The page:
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Retired teacher files second legal challenge against public board

Carolyn Burjoski is demanding the Waterloo Region District School Board allow her to return to an upcoming board meeting to continue a presentation halted in January
Screenshot 2022-06-20 1.00.33 PM
Retired ESL teacher Carolyn Burjoski announces a second legal challenge against the Waterloo Region District School Board related to her removal from a January board meeting.

Retired teacher Carolyn Burjoski has announced a second legal action against the Waterloo Region District School Board after filing a $1.7 million lawsuit in May claiming the board defamed her.

Burjoski took to Twitter on Monday to announce that her legal team will argue that her charter rights were violated when she was removed from a public board meeting in January during which she read excerpts from two children's books found in elementary school libraries and criticized the age appropriateness of the sexual content.

Burjoski said she was removed after board chair Scott Piatkowski accused her of violating the Ontario Human Rights Code by using transphobic language in her presentation. 

During that meeting, Piatkowski said Burjoski’s comments might violate the province's protections for gender expression and gender identity.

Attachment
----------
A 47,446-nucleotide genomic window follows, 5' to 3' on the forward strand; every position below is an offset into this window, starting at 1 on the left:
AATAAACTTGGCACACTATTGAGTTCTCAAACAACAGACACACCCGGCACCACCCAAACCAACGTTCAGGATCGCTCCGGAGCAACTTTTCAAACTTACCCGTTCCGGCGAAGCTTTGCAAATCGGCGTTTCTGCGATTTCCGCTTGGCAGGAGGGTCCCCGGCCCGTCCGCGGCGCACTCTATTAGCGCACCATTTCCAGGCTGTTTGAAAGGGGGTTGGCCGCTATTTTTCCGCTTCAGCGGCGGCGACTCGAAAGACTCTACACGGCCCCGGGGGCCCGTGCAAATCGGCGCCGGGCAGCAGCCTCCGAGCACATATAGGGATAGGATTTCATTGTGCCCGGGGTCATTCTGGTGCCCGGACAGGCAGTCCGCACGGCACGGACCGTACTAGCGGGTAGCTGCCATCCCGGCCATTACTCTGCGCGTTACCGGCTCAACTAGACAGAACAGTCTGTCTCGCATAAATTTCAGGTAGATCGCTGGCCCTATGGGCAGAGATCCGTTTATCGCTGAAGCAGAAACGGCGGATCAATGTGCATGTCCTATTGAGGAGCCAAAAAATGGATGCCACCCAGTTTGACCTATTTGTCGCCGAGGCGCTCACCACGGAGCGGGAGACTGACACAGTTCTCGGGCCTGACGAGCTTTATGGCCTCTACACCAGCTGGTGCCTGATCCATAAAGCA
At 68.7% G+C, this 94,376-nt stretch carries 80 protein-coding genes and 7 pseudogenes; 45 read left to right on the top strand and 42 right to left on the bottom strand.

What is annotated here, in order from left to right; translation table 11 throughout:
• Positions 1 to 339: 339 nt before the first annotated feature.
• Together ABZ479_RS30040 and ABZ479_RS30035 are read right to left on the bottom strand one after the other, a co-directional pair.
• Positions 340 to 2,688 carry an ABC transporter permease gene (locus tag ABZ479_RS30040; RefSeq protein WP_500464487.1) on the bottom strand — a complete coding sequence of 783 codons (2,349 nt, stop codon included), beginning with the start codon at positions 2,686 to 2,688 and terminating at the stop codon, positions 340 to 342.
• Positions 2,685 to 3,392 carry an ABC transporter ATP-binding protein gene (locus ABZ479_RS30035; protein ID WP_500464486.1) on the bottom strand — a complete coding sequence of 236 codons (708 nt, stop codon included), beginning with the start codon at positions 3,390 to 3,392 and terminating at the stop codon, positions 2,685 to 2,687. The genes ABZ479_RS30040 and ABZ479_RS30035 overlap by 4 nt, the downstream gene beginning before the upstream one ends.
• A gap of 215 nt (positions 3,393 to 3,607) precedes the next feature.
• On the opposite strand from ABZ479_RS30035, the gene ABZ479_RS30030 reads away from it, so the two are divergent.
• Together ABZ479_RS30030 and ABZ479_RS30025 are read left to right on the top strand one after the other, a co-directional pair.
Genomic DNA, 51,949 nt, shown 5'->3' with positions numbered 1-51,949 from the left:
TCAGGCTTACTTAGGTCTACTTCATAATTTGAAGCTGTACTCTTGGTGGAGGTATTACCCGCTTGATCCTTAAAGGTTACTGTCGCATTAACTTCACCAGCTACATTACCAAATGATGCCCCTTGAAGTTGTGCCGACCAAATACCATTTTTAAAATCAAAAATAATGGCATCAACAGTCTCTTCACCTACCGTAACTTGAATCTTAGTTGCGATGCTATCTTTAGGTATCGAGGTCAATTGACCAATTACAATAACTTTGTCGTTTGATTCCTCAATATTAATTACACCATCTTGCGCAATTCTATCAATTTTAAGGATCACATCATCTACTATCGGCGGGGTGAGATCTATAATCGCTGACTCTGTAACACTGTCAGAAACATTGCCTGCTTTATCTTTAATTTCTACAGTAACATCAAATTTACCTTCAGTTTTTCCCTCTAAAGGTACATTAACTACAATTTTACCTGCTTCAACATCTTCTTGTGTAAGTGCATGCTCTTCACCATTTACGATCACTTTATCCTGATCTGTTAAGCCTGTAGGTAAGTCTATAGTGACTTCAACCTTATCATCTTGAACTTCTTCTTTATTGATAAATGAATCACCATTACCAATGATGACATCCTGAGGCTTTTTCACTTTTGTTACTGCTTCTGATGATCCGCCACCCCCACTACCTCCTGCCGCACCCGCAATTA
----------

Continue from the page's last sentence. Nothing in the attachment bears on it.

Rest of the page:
Burjoski later told the National Post she "did not and do not question the rights of trans persons to exist in any way."

"I fully support the human rights of transgender people," she said. "I have promoted human rights throughout my entire life, and my career has been about valuing every face I look into. This isn't just about me. It's about all of us. Cancel culture needs to stop. We need to recover our ability to listen to each other and to speak with one another with open minds. Respectful dialogue is the core of democracy.

"I am concerned that school boards are abusing their power to silence and shame people who ask perfectly reasonable questions," Burjoski said in her latest Twitter post.

"Parents have a right to know what is happening in their children's schools and to voice their concerns. Boards must respect the rights of parents and teachers to free expression."

She is asking the court to overturn the board's decision to stop her presentation.

The action is separate from the defamation suit that claims the resulting "media frenzy" from her removal from the meeting caused her to go on medical leave and retire from her teaching career.